So we set about designing and building a cross-bed, where we now lie across the boat. This is achieved with two mattresses. The smaller one is two feet long and drops on to slide out slats that cross the corridor.

The bed is now finished and we have slept in it just once and we were much more comfy than before. We now have a five foot wide bed and much more room.

The improved comfort doesn't end there as previously there was nowhere to put a drink or anything. Now, that problem is solved with a decent sized side table each.

But there is a down side. With our new comfy bed and longer lie ins, we may need to reassess our typical daily cruising hours. At the moment we aim for three (hours that is) and that has been a struggle to achieve.

At Easter we are planning a cruise out to Middlewich and then down on the Anderton lift for a quick spin on the Weaver.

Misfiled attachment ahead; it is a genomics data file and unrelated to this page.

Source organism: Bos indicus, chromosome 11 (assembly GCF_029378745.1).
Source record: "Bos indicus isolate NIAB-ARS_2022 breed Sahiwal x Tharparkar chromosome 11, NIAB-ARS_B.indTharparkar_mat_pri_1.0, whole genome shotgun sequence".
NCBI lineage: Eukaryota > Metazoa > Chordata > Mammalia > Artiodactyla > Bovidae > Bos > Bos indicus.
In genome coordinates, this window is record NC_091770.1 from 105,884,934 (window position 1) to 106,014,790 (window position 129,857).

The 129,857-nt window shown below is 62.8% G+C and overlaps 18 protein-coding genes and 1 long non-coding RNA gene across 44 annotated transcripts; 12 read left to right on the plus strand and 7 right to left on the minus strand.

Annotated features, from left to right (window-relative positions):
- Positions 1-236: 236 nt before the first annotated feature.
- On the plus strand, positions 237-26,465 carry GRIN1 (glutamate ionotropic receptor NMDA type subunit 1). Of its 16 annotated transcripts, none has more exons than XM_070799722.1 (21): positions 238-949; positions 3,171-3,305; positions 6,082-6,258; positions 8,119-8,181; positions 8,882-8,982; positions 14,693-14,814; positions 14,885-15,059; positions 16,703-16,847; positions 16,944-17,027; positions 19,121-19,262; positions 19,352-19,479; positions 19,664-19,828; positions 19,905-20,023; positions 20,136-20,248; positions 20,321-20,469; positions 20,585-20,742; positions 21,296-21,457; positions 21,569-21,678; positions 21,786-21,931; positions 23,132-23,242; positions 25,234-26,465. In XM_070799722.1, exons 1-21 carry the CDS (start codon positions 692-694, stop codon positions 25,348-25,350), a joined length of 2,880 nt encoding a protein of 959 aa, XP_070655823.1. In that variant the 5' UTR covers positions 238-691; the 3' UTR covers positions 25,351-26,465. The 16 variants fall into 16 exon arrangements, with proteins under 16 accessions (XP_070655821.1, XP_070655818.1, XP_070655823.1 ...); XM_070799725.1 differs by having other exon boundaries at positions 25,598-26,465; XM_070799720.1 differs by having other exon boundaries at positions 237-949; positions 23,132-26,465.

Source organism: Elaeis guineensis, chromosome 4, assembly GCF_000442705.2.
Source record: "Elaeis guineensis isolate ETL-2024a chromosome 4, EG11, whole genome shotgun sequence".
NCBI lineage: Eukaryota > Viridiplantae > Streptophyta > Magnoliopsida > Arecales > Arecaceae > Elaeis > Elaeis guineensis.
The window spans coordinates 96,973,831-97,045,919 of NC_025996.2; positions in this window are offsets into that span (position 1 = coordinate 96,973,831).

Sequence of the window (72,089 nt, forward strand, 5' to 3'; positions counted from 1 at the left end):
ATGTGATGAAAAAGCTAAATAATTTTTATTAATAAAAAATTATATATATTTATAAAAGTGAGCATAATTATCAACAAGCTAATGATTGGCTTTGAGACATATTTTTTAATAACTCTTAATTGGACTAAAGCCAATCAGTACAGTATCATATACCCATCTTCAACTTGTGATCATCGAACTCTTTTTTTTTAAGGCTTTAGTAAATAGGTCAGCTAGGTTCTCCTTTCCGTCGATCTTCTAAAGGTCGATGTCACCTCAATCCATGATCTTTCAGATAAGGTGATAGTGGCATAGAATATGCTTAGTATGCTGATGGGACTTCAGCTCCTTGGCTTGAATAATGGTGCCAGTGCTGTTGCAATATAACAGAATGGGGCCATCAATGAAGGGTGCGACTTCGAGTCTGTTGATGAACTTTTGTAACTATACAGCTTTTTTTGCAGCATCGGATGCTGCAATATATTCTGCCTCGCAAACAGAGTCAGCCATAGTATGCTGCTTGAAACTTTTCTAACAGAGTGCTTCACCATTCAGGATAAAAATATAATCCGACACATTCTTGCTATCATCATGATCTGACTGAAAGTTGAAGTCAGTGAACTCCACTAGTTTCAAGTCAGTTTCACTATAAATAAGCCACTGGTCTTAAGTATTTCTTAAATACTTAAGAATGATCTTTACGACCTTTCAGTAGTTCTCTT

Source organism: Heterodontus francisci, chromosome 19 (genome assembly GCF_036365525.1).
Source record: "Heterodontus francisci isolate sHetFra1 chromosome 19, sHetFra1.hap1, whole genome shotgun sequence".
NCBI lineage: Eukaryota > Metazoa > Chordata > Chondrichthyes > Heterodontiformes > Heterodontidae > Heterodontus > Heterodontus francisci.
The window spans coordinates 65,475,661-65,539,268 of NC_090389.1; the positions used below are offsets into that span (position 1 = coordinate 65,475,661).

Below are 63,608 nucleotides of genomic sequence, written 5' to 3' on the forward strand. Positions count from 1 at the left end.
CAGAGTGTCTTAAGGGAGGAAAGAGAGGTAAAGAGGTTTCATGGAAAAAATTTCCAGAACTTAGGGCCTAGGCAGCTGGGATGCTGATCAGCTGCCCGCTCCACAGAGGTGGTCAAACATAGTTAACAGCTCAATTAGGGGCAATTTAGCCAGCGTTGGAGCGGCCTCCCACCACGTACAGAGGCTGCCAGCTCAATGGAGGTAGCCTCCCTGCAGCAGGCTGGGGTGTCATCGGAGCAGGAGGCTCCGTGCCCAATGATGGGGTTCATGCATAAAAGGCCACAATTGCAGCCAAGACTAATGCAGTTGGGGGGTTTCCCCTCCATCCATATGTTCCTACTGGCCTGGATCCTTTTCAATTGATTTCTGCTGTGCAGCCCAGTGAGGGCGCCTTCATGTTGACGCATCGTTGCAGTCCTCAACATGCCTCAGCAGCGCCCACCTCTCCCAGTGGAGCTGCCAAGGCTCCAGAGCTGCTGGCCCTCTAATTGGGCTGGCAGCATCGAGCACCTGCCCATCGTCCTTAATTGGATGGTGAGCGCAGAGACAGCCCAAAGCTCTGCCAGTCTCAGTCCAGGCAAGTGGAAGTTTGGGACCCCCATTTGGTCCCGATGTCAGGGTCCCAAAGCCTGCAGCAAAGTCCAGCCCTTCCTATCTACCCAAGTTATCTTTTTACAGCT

Well that is the plan. We might just spend the week in bed.

Thursday, 21 December 2017

Chester is a Christmas Belter

When we planned the Captain's Christmas birthday trip, it was because we had loved Chester when we brought our old boat, Princess Lucy, here a couple of years ago. But then, that visit took place in the summer and we had had a week of solid sunshine, balmy evenings drinking on the stern, shopping trips in shorts and tee shirts.

As the awful winter cruising weather and dark days kicked in, we wondered if it was a mistake to try to recapture the experience in another season. Getting here was horrible but would it be worth it?

Yes. We loved it all over again. Come rain or shine, Chester is one of the most attractive cities in Europe. It is blessed with a canal which snakes round its  ancient city walls and Cathedral on one side, and a dramatic tidal river and waterfront on the other. There are great shops in half timbered buidings, fantastic pubs and restaurants and a canal side Waitrose.  So what's not to love?

Today, after 4 nights, we reluctantly left and will be back.